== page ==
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A Last Windrow 'Classic'

I wrote this Last Windrow classic back in 1992. We were attending a family reunion at my wife’s father’s homeland near Agar, S.D.

I want to dedicate this column to my friend and college roomate, Butch O’Neal, of Eagle Butte. I learned much from Butch about his people and the land he and his family loved. Enjoy!

“Last week my wife, daughter and I had the chance to attend a family reunion in Onida, S.D. Little did I think that we would be wearing windbreakers on the Fourth of July in the middle of South Dakota, but we did!

While we were visiting, we had the chance to take the drive up the west Missouri River road to the village of Mission Ridge. This is the area in which the film “Dances With Wolves” was filmed. 

I would say that if you were in this part of the country, you would be doing yourself an injustice if you did not attempt to drive this wonderful trail. I hesitate to tell you of it because I’m afraid that too many cars and people would ruin the tremendous open vistas of true western landscape that this part of America possesses. 

I can’t help but put some of my thoughts to poetry about this place, but nothing I write can truly say what this piece of land itself placed inside my head.

‘The Trail To Mission Ridge’

High upon the South Dakota plain,

High, where the golden eagle eyes its prey,

High, where the Dakota wind moves across the endless grasses,

Winds the timeless trail to Mission Ridge.

If one leans near the earth you hear the hoof beats

Of the once mighty thundering buffalo herd.

A sound not unlike the rumble of distant thunder,

To hear it you must but listen and not speak a word.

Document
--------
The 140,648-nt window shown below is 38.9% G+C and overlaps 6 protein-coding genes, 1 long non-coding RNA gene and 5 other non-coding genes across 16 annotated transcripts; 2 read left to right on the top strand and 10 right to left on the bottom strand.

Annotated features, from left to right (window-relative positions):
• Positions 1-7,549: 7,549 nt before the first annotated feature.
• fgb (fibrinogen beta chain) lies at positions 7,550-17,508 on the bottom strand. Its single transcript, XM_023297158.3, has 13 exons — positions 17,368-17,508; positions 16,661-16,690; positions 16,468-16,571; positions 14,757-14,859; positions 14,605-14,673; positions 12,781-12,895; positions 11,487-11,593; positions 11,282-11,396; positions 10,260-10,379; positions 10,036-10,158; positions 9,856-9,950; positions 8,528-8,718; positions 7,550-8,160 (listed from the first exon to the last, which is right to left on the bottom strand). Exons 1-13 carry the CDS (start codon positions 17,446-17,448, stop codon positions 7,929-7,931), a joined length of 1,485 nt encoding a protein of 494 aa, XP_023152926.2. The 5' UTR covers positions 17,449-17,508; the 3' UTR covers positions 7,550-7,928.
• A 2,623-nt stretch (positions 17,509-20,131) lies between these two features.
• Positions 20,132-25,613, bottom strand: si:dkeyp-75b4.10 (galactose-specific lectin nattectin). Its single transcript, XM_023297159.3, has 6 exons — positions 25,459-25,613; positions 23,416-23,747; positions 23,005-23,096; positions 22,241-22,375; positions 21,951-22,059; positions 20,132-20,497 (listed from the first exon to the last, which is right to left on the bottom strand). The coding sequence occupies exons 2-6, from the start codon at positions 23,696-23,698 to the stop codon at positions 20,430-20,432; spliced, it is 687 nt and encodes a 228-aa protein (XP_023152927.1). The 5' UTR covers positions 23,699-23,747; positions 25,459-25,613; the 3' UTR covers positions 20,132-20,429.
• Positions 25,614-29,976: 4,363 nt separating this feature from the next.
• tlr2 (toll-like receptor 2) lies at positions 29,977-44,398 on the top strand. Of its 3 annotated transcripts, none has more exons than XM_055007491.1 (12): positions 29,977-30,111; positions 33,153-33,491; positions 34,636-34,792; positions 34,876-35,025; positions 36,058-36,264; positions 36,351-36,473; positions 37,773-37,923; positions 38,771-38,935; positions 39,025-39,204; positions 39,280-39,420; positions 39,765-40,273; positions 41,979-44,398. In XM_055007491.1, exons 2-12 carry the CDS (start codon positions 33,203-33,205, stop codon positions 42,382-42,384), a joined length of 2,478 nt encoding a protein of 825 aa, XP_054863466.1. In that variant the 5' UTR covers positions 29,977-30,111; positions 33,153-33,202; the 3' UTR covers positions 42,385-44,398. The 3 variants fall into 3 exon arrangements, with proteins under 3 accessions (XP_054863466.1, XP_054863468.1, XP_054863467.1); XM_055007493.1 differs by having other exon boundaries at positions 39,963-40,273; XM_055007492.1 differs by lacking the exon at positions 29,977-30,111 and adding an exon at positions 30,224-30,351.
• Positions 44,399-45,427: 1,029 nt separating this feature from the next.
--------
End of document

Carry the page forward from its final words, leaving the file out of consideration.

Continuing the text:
The earth will tremble beneath your feet,

The dust will rise to unseen heights above.

The giant beasts, with cows and calves throbbing among them,

Drive their hooves forward into the prairie sod.

Prairie dogs scurry for unseen burrows,

Larks flit hurriedly aloft.

Nothing standing is left standing,

As the brown and ruddy tide passes by and moves off.

If one stands without a sound,

You can hear the shouts on this hallowed ground,

Of Lakota hunters, spears and bows in hand,

As they ride up and alongside the moving band.

Horses, faces painted for the sacred hunt,

Sweat pouring down their flanks and chests,

Breathing in the hot western wind in bursts as they stride,

Muscles and veins straining out against their pinto-ed hides.

Galloping over sun-drenched hills and valleys,

Fast along sagebrush crested rims.

Yelps of hunters chasing hunted.

Grunts and groans among those to be killed.

You can hear it, you really can!

If you listen to this vast and open land.

Times long ago are forever remembered,

In stories told by an aged Indian man.

The trail to Mission Ridge is lonely,

Only to those who cannot see.

Feel the wind across your face and listen,

The sound is there for all time yet to be.

On the trail to Mission Ridge.”

See you next time. Okay?